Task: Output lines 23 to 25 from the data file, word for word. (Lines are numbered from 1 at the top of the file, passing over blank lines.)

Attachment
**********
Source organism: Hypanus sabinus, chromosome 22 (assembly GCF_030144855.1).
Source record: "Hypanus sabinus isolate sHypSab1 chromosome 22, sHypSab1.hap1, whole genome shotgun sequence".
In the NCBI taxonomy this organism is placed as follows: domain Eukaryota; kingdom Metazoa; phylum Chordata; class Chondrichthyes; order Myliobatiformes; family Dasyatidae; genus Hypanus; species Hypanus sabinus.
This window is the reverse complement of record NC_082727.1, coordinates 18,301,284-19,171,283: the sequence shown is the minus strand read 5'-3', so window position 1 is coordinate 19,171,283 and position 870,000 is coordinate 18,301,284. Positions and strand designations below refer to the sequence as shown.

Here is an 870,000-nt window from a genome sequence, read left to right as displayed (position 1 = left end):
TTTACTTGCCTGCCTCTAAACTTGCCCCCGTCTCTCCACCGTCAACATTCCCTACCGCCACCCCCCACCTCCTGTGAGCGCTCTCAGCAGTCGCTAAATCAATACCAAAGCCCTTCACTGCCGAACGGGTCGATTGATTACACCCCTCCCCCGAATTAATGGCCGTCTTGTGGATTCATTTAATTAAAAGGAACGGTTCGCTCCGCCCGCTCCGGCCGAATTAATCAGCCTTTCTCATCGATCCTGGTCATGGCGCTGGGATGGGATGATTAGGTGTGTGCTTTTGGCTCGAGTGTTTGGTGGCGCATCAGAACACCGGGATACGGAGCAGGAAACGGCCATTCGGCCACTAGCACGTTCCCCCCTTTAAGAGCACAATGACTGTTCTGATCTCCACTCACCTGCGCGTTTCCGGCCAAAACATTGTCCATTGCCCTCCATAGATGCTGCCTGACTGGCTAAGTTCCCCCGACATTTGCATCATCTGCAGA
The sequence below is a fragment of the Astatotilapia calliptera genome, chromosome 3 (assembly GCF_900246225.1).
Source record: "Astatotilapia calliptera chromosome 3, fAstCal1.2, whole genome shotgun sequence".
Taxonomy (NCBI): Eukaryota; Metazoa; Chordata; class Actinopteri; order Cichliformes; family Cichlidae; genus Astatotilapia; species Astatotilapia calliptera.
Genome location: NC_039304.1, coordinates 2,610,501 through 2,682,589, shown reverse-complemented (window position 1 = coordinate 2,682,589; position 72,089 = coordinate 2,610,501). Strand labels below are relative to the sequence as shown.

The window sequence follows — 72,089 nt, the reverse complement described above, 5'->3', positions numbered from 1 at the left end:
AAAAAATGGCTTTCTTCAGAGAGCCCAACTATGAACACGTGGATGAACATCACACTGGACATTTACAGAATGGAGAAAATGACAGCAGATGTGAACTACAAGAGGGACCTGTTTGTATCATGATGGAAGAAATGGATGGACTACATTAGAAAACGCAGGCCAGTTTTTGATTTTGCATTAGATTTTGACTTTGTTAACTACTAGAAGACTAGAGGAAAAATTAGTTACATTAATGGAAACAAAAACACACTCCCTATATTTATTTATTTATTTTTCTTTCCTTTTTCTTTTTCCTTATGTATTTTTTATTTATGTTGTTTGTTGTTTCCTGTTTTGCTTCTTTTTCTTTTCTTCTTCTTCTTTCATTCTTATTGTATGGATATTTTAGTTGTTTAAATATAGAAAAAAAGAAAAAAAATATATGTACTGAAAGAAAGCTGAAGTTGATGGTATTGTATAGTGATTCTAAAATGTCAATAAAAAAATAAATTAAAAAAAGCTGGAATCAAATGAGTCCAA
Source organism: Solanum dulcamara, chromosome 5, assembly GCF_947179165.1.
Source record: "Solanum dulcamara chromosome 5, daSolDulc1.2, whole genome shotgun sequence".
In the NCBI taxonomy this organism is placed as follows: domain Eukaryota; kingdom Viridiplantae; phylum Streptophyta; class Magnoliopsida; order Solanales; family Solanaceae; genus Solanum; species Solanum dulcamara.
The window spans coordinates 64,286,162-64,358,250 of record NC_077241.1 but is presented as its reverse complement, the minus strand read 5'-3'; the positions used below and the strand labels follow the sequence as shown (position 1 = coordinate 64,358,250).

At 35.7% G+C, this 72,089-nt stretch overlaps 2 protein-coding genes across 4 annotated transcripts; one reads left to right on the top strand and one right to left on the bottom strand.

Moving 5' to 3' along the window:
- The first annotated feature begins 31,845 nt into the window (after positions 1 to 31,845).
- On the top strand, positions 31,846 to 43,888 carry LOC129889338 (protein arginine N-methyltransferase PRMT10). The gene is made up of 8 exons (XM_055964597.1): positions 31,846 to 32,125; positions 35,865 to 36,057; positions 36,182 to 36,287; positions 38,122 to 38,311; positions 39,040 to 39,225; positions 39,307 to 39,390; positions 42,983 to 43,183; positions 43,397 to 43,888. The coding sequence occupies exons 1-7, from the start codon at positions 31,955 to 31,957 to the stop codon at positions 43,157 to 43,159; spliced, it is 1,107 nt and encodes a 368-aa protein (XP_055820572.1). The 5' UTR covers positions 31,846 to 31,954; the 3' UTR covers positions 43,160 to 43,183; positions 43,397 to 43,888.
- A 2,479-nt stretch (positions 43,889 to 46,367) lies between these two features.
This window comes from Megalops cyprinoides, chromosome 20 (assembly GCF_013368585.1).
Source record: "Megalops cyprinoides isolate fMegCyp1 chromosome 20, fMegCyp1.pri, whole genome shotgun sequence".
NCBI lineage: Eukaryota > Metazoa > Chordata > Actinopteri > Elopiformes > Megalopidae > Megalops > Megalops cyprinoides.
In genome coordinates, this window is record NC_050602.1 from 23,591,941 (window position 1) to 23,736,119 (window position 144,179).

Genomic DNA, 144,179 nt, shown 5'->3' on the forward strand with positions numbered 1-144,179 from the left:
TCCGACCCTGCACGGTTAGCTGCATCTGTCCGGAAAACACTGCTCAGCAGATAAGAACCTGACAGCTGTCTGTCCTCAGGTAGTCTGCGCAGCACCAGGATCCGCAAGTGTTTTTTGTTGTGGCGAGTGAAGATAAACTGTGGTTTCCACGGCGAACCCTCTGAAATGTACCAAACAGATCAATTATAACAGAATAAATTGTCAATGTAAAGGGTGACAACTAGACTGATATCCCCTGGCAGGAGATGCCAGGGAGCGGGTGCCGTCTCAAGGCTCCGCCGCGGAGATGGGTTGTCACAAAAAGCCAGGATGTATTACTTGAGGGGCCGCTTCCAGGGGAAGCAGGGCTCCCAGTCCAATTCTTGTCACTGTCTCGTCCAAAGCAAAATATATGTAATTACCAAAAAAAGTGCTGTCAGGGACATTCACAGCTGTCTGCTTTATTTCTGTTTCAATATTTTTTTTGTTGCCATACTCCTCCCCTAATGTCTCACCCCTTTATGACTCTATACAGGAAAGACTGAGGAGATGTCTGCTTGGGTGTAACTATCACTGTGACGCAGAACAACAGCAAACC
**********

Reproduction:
Source record: "Megalops cyprinoides isolate fMegCyp1 chromosome 20, fMegCyp1.pri, whole genome shotgun sequence".
NCBI lineage: Eukaryota > Metazoa > Chordata > Actinopteri > Elopiformes > Megalopidae > Megalops > Megalops cyprinoides.
In genome coordinates, this window is record NC_050602.1 from 23,591,941 (window position 1) to 23,736,119 (window position 144,179).